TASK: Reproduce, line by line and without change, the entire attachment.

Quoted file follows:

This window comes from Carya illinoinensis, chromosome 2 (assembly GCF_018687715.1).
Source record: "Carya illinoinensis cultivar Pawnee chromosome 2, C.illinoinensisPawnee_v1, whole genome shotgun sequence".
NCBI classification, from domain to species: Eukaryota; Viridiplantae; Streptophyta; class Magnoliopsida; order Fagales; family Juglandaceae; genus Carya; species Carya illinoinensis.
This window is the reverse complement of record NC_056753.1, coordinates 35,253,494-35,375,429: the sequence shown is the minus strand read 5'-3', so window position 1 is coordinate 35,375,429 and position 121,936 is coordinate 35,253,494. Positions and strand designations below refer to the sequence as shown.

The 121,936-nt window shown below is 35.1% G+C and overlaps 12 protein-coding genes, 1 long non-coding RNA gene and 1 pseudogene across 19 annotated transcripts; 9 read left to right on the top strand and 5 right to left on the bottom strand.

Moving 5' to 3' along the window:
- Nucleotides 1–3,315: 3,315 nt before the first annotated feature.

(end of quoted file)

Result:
This window comes from Carya illinoinensis, chromosome 2 (assembly GCF_018687715.1).
Source record: "Carya illinoinensis cultivar Pawnee chromosome 2, C.illinoinensisPawnee_v1, whole genome shotgun sequence".
NCBI classification, from domain to species: Eukaryota; Viridiplantae; Streptophyta; class Magnoliopsida; order Fagales; family Juglandaceae; genus Carya; species Carya illinoinensis.
This window is the reverse complement of record NC_056753.1, coordinates 35,253,494-35,375,429: the sequence shown is the minus strand read 5'-3', so window position 1 is coordinate 35,375,429 and position 121,936 is coordinate 35,253,494. Positions and strand designations below refer to the sequence as shown.

The 121,936-nt window shown below is 35.1% G+C and overlaps 12 protein-coding genes, 1 long non-coding RNA gene and 1 pseudogene across 19 annotated transcripts; 9 read left to right on the top strand and 5 right to left on the bottom strand.

Moving 5' to 3' along the window:
- Nucleotides 1–3,315: 3,315 nt before the first annotated feature.